One of the more interesting Swansboro races in recent memory is now final. With Tuesday, Nov. 5, Election Day results tabulated, P.J. Pugliese, Frank Tursi, Laurent Meilleur and Larry Philpott will take the four seats that were up for grabs on the Swansboro Board of Commissioners.

Swansboro employs a five-commissioner system with terms staggered. Under normal circumstances, three commissioners are elected every two years with the top two finishers serving four-year terms and the candidate finishing third serving a two-year term. This allows voters to choose a majority of the board every election cycle. (The mayor serves a four-year term but only has a vote in the case of tie. The current mayor’s term ends in 2021.)

Pugliese was the top vote-getter in this year’s race with 347, followed by Tursi, who was re-elected with 342 votes. These men will serve four-year terms. Meilleur, with 281 votes, will serve a two-year term.

This year’s race included a special election, which Philpott won with 195 votes. He won a seat on the board that will run through December 2021. Phil Keagy, who currently holds the seat, was appointed in August 2018 to replace Angela Clinton who resigned eight months into her term. But Keagy was only appointed for the first half of Clinton’s four-year term. And Keagy chose not to seek election for the remainder of the term.

Tursi said this election took some unfortunate turns with factions forming. He said he  was disappointed with the partisanship and politicizing of what has generally be a nonpartisan election.

“I think it is bad form,” Tursi said.

Commissioner Roy Herrick was philosophical in defeat.

“The people vote, they decide what they want,” he said. While Herrick said he has enjoyed being involved, “I’m just as happy not to be involved … I’m 81 years old.”

Pugliese said he was “cautiously optimistic” going into Election Day, but coming out on top perhaps surprised the young man.

As the son of one of the town’s most beloved citizens, Pug Pugliese, there was name recognition. P.J.’s father was the town’s police chief for decades and was also elected town commissioner.

Still, P.J. attributed his win, at least in part, to an independent approach to the election.

“I decided early on I wasn’t hitching my wagon to anyone,” Pugliese said. “I want to do my own thing.”  That turned out to be a good strategy, based on the results. “The people wanted something different.”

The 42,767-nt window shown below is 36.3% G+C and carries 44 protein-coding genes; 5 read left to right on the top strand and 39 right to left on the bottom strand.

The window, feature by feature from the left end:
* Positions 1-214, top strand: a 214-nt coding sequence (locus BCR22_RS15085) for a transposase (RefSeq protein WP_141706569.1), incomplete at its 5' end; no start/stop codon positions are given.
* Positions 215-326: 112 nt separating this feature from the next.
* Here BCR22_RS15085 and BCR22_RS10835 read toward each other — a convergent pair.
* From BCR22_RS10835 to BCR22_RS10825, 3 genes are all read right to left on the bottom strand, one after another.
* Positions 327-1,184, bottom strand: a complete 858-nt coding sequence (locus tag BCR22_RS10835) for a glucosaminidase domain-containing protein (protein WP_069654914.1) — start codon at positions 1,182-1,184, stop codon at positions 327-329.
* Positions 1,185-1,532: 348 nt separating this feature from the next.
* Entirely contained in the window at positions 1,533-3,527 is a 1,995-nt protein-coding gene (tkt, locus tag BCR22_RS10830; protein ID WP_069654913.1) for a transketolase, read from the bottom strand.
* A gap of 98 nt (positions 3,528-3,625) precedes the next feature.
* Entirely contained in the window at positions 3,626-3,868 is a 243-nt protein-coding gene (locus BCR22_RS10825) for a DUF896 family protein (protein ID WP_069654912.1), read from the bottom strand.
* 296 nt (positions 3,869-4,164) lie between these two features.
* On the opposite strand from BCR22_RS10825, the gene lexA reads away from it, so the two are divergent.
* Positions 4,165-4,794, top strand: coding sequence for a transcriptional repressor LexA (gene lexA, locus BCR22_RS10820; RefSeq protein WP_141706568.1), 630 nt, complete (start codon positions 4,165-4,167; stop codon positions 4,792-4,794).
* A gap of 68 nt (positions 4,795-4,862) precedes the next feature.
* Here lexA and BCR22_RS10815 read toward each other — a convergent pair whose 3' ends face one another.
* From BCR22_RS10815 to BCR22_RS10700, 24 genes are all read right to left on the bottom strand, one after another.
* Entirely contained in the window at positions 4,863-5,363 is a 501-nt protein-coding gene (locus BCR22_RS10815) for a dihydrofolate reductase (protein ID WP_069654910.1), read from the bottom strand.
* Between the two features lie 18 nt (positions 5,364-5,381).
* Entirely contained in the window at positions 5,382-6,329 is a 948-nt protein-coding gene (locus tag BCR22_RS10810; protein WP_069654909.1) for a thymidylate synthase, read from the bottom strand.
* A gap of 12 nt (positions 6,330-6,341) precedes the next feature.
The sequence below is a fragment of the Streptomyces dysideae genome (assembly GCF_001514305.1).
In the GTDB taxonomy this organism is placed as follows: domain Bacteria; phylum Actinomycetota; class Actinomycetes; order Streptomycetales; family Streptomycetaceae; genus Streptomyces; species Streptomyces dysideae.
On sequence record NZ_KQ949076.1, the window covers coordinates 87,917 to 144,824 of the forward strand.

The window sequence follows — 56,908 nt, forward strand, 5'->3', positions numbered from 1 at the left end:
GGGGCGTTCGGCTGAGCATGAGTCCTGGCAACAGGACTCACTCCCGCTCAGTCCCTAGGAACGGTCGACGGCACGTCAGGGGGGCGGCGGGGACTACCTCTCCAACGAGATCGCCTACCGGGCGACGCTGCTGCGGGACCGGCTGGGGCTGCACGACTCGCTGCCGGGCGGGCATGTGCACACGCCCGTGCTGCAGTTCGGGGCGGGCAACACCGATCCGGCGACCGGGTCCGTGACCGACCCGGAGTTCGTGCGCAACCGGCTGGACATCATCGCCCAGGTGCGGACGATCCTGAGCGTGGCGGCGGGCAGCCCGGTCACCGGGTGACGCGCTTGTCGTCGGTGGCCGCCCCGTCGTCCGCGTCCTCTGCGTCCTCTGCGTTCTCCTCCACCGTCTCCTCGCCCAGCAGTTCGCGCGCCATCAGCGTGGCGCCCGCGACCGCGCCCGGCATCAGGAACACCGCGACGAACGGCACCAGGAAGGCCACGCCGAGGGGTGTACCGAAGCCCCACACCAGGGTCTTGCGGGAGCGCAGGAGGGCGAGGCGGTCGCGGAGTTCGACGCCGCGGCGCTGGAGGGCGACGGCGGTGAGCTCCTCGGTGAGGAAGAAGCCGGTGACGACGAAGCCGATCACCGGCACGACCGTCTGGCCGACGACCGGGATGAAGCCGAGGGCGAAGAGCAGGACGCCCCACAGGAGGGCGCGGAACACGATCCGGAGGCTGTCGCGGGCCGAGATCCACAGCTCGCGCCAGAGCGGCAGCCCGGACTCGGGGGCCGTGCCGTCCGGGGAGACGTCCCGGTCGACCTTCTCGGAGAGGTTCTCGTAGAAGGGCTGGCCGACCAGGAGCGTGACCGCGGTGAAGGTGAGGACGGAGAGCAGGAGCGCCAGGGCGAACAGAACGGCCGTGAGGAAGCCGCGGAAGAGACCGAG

Philpott, a former commissioner, said the primary focus of his campaign was getting his message out.

“I went out distributing my literature, sharing on … social media,” he said.

Philpott, relieved that the election has come to an end, said, “I’m tired.” And, he added, “I think everybody did a great job. They all worked very hard.”

 The special election was almost missed by the Onslow County Board of Elections.

While filing for regular municipal offices began July 5 and ended July 19, the special election filing was not scheduled.

Paula Webb, assistant town manager and town clerk, said that she notified the board of elections in January of the need for the fourth seat to be filled.

Rose Whitehurst was the director of the Onslow County Board of Elections in January, but Jason Dedmond replaced her in late May. Dedmond said that he had no idea there was to be a special election in Swansboro.

By the time everything was settled, filing for the special election took place Aug. 26-30.

The regular municipal ballot included the names of six candidates, vying for three seats on the board.

The six candidates who filed were incumbents Frank Tursi and Roy Herrick. They joined Jeffrey Conaway, Laurent Meilleur, Harry “P.J.” Pugliese and Jerry Seddon.

The special election included Bradley Buckley, Larry Philpott, Jeffrey “Dusty” Rhodes and Jennifer Steele.

When Clinton, elected in the 2017 municipal election to a four-year term, resigned in August 2018 citing health reasons, Keagy was appointed with the understanding that he would serve through the 2019 election.

It was Clinton’s wish that the voters select her successor for the final two years of the term. Doing that required the special election.

Cliff Parson, the town attorney, has said Swansboro could have appointed Keagy to serve the remainder of the term, but when the board chose not to, the die was cast.

According to information provided by the board of elections, with 584 votes cast, Swansboro’s turnout for this election is 24.2 percent.

Absentee ballots will be accepted through Nov. 5 at 5 p.m., unless they are mailed. Ballots mailed by civilians must be postmarked by Nov. 5 and received by Nov. 8 at 5 p.m. Ballots mailed by military must be received by Nov. 14 at 5 p.m.

The supplemental and provisional ballot meeting will be Nov. 14 at 3 p.m.

The election canvass will be Nov. 15.

Email Jimmy Williams at

For the complete story on this year's municipal election, purchase a copy of the Nov. 6, 2019, Tideland News.

(1) comment


Looks like the Mayor's endorsement was the kiss of death. I guess the voters did not like the idea of running town government on the back's of the employees.

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